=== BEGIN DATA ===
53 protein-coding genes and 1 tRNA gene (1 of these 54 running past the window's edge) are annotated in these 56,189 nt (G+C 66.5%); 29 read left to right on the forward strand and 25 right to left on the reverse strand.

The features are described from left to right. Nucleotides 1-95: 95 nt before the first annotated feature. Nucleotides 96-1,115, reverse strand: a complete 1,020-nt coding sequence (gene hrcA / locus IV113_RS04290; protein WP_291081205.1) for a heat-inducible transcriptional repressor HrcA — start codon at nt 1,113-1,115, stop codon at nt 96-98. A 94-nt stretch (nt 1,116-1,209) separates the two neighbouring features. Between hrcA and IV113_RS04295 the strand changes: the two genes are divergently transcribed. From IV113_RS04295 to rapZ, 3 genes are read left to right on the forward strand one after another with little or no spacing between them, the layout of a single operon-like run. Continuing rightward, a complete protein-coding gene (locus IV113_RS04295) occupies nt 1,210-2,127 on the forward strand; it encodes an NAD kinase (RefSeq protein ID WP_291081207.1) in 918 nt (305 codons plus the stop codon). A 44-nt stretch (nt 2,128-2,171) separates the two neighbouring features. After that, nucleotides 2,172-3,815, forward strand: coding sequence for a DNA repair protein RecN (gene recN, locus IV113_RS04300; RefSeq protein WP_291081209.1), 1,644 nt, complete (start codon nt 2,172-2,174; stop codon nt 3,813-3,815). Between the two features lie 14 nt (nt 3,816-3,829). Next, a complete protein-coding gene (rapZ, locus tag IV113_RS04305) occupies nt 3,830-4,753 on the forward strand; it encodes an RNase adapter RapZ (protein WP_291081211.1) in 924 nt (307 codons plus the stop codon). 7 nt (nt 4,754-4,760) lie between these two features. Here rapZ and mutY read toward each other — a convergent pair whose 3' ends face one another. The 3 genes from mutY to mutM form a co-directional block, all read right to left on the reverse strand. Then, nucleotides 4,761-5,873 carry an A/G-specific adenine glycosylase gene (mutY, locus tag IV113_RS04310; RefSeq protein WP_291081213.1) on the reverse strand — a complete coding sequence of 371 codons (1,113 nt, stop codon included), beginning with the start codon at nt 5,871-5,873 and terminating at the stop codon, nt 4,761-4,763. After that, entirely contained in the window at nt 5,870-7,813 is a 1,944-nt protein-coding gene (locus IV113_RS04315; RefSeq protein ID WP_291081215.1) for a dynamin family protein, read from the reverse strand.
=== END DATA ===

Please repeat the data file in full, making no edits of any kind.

53 protein-coding genes and 1 tRNA gene (1 of these 54 running past the window's edge) are annotated in these 56,189 nt (G+C 66.5%); 29 read left to right on the forward strand and 25 right to left on the reverse strand.

The features are described from left to right. Nucleotides 1-95: 95 nt before the first annotated feature. Nucleotides 96-1,115, reverse strand: a complete 1,020-nt coding sequence (gene hrcA / locus IV113_RS04290; protein WP_291081205.1) for a heat-inducible transcriptional repressor HrcA — start codon at nt 1,113-1,115, stop codon at nt 96-98. A 94-nt stretch (nt 1,116-1,209) separates the two neighbouring features. Between hrcA and IV113_RS04295 the strand changes: the two genes are divergently transcribed. From IV113_RS04295 to rapZ, 3 genes are read left to right on the forward strand one after another with little or no spacing between them, the layout of a single operon-like run. Continuing rightward, a complete protein-coding gene (locus IV113_RS04295) occupies nt 1,210-2,127 on the forward strand; it encodes an NAD kinase (RefSeq protein ID WP_291081207.1) in 918 nt (305 codons plus the stop codon). A 44-nt stretch (nt 2,128-2,171) separates the two neighbouring features. After that, nucleotides 2,172-3,815, forward strand: coding sequence for a DNA repair protein RecN (gene recN, locus IV113_RS04300; RefSeq protein WP_291081209.1), 1,644 nt, complete (start codon nt 2,172-2,174; stop codon nt 3,813-3,815). Between the two features lie 14 nt (nt 3,816-3,829). Next, a complete protein-coding gene (rapZ, locus tag IV113_RS04305) occupies nt 3,830-4,753 on the forward strand; it encodes an RNase adapter RapZ (protein WP_291081211.1) in 924 nt (307 codons plus the stop codon). 7 nt (nt 4,754-4,760) lie between these two features. Here rapZ and mutY read toward each other — a convergent pair whose 3' ends face one another. The 3 genes from mutY to mutM form a co-directional block, all read right to left on the reverse strand. Then, nucleotides 4,761-5,873 carry an A/G-specific adenine glycosylase gene (mutY, locus tag IV113_RS04310; RefSeq protein WP_291081213.1) on the reverse strand — a complete coding sequence of 371 codons (1,113 nt, stop codon included), beginning with the start codon at nt 5,871-5,873 and terminating at the stop codon, nt 4,761-4,763. After that, entirely contained in the window at nt 5,870-7,813 is a 1,944-nt protein-coding gene (locus IV113_RS04315; RefSeq protein ID WP_291081215.1) for a dynamin family protein, read from the reverse strand.